Vintage cooking skills seem to be a dying art in the general population. I write a lot about “vintage skills” because I don’t want to see this important knowledge to be lost to current and future generations. You don’t have to be a homesteader or a prepper to appreciate that there a skills we need to maintain, even though modern society has a easier version.So I sat down and made a list of of the vintage cooking skills or kitchen skills. Some of these may feel extreme for you while others may be ones you know well and can’t believe anyone doesn’t know it. But bear with me because there is something here for all of us to learn! Never assume that these old-fashioned skills are used by anyone, just because you and a group of people on a forum are putting them to practice….
Vintage Skills 10 More We Still Need in the Modern World
Vintage skills aren’t dead…but they are sick and needing a revival. So what vintage skills do we still need in modern society? Well if you ask me, most of them; but I whittled down my list a bit to the top 10 more vintages skills I think we still need today. This is a follow-up list to my original Homesteading Skills We Need to Learn and Teach. I’d love to hear what vintage skills you would add to either list, so make sure to leave me a comment at the end.
Don’t be discouraged if you don’t have all these vintage skills. I am working on them myself! But work on them! Don’t let the self-sufficient skills of the past be lost forever – learn and teach them! These are listed in no particular order.
Vintage Skill #1 – Fermentation
Sure, I have said time and again that canning and preserving food is important. But I also think you need to know how to ferment foods. Fermentation is a preservative of sorts and it is a wonderful, gut healing, food that we need to be eating on a regular basis. Start with a simple sauerkraut (check out Survival at Home’s recipe)and move on from there. One of my favorite fermented foods is fermented salsa (I love the laco-fermented salsa from Cheese Slave)! You can really use up some of your harvest that doesn’t look as pretty for a delicious and nutritious food.
Vintage Skill #2 – Hunting and Fishing
I have talked about the importance of raising a meat source on several of my posts. But hunting and fishing should also be among your skill set for homesteaders and survivalists alike. Sure people still hunt and fish but the majority of the population does not. This skill could fill your freezer with healthy meat without ever buying a bag of feed! You’ll need some initial funds for gear and licenses, etc but I think the overall payout is worth it.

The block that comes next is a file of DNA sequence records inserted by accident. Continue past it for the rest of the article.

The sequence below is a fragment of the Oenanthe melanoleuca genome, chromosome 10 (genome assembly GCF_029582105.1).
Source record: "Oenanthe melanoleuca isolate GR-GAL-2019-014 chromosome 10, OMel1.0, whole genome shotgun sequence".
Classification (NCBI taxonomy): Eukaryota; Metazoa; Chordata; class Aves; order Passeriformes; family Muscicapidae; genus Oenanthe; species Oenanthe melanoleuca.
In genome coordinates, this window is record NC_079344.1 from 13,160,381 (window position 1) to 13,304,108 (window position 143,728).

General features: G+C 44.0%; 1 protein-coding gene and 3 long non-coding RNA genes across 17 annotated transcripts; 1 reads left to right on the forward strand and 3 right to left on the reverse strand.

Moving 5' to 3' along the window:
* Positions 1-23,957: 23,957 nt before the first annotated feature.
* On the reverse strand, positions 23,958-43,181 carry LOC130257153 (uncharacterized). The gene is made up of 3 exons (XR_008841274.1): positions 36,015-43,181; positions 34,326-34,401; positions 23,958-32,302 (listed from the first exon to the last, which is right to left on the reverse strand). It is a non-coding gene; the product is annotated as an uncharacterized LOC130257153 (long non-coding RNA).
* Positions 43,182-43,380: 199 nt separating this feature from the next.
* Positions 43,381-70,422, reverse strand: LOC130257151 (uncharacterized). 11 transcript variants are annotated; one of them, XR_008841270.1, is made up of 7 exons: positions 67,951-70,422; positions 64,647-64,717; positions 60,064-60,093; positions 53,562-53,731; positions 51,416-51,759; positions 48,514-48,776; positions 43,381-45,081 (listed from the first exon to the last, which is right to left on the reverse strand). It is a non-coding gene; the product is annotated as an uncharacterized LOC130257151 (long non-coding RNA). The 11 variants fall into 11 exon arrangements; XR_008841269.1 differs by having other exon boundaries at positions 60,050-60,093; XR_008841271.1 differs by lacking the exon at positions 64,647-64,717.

Vintage Skill #3 – Medical Care
When I say medical care, I am not talking about pouring some alcohol on a cut and putting a bandage on. I mean you know how to make a sling for a hurt arm, you know how to brace a broken bone until you can get to help (aka hospital), you know how to stop a gushing wound so someone doesn’t bleed out, what about stitches in a pinch? I recommend looking for classes but if you can’t find that available then there are two books you should consider: The Survival Medicine Handbook and Duct Tape 911 (strange name, but useful info).
I’ll admit, some of this skill isn’t vintage but people knew how to take care of themselves back in the day with the information they had. We have more information now and we should act accordingly.
Vintage Skill #4 – How to Plant & Prune Fruit Trees
If you have a vegetable garden, and you should; it is time to take the next step and plant some fruit trees. Not only will fruit trees offer you an additional food source, you’ll have fruit for canning and preserving. If you have the room to plant a lot of trees you could even have an income for your homestead. My friend’s property used to be an orange orchard and many of the trees still remain. Each year her family has an abundance of juicy and delicious citrus to choose from; then she opens it up to friends. For only $5 you can fill a 5 gallon bucket full over the best organic oranges you’ve ever eaten! If you don’t have a lot of land to work with, consider planting fruit trees that do well in containers like dates. Books to help you with fruit: Storey’s Guide to Growing Organic Orchard Fruits and Grow Your Own in Pots also see Rodale’s Growing Fruit in Pots article….